Friday, February 4, 2011

Psychology does not equal alchemy

The other night I was watching this show on PBS. It's a decent episode, showcasing some sexy new results in neuroscience, and is accessible to a general audience. But then it had to end on this note:

"Our best hope [for understanding the brain] lies within neuroscientists. What are thoughts but electrical impulses among brain cells? What are ideas but novel firings of those cells? What are mental problems if not impulses that have misfired? In the same way that chemistry grows from the ashes of alchemy, neuroscience, a field still in its infancy, may one day subsume psychology"

Deep breath in, deep breath out.


This is like saying "one day physics will subsume chemistry". They are two different levels of analysis designed to answer questions at different levels of analysis. In the big picture of science, yes neuroscience will subsume psychology, but neuroscience will be subsumed by biology, chemistry, physics and then pure math. In the meantime, it's rather useful to have separate fields.

But the bigger problem is the assumption that a picture with a glowing piece of brain real-estate tells you more about how we function than does behavior. Although the pictures are hugely compelling, knowing where a process is taking place in the brain is not the same as knowing how it is taking place. Honestly, I think we're going to look back at the last 15 years of cognitive neuroscience and see them as lost years where we got distracted by brain porn. As a thought exercise, I've tried to think of any finding from fMRI that is a unique contribution to what we know about the brain that wasn't already known with cellular recording, behavior and/or patient studies. I'm having a hard time coming up with one, but please send me your examples if you have them!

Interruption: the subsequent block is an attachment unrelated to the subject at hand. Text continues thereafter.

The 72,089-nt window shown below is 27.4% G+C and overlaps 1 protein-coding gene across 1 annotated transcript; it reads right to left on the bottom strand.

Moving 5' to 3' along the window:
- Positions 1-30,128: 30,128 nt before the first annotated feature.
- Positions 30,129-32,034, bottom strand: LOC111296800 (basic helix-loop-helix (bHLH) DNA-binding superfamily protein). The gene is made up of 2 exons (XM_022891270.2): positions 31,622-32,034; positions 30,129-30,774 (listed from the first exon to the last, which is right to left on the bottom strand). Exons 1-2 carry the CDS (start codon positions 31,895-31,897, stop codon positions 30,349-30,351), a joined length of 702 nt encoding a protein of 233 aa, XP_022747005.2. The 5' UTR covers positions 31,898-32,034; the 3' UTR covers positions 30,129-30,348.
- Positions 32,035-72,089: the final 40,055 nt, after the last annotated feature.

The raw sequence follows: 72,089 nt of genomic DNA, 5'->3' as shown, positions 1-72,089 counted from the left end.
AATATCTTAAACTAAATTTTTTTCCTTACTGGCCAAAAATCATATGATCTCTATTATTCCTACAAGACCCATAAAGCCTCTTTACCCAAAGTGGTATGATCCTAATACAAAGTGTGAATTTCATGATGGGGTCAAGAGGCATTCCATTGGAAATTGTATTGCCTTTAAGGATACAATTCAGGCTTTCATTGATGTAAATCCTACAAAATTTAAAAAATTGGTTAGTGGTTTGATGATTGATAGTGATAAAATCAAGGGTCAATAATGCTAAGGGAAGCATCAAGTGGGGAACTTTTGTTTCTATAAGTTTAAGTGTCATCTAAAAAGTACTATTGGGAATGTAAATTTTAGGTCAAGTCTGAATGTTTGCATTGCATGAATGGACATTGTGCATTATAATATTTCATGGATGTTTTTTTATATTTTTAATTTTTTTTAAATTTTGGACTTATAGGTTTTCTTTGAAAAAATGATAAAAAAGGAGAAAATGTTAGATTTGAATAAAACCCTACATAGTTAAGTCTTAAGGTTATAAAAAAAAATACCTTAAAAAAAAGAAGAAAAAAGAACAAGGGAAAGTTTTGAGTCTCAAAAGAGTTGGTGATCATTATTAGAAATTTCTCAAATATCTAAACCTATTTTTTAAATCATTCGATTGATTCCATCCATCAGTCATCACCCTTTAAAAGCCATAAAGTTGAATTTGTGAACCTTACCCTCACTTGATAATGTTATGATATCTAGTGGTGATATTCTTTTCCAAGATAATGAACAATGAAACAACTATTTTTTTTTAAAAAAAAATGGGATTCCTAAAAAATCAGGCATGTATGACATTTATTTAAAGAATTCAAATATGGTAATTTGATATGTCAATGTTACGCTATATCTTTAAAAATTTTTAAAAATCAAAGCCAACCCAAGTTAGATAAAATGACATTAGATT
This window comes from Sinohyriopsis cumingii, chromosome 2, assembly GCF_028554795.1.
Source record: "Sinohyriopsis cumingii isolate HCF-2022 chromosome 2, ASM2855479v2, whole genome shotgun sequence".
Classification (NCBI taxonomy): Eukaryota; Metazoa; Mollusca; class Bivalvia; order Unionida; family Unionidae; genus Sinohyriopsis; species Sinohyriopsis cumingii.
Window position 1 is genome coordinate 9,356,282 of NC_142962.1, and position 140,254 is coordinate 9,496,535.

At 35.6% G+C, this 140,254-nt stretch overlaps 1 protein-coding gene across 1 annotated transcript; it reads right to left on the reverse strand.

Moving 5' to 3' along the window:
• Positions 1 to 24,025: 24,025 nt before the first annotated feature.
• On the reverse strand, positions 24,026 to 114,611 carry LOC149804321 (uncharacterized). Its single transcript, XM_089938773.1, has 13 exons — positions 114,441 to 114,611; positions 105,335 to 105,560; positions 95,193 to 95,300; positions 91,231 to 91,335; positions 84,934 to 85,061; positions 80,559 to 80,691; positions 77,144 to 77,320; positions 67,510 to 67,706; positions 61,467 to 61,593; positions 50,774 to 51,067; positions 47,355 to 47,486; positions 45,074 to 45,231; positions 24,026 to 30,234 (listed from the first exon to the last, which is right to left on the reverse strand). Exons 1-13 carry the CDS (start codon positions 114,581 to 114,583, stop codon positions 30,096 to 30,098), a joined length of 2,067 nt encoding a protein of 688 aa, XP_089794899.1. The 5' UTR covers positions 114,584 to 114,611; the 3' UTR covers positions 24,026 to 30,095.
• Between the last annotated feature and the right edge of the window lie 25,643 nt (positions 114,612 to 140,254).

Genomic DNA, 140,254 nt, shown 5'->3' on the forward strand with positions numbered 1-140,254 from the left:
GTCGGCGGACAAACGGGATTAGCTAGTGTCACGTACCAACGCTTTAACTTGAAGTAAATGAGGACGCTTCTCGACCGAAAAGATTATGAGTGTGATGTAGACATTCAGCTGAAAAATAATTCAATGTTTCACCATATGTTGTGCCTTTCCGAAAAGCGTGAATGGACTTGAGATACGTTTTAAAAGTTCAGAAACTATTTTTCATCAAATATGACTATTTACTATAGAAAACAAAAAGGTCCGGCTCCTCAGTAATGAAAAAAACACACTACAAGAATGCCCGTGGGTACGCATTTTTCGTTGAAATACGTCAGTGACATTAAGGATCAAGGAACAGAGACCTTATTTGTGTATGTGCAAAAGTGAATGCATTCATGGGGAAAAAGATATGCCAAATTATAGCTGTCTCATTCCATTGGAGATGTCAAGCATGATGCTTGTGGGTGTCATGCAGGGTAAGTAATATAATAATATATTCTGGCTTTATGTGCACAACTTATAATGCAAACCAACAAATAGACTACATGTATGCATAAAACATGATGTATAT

1. Presume you're aware of this fascinating discussion in Cortex a few years back, sparked by Max Coltheart:

  2. This note is not what you asked for, but I feel compelled to blow my horn for "NARSAD, The Brain and Behavior Research Fund," 800.829.8289.

    I've been reading their Newsletters and Quarterlies about elevan years now, "looking for leads, looking for answers, looking for optimism." Their research funding and reporting spans the speculative theoretical to the applied practical. In their liturature you might be able to find what you are asking about.

    -ct, pdx.

  3. You will go crossed-eyed if you keep worrying about how a popular press talks about anything in science.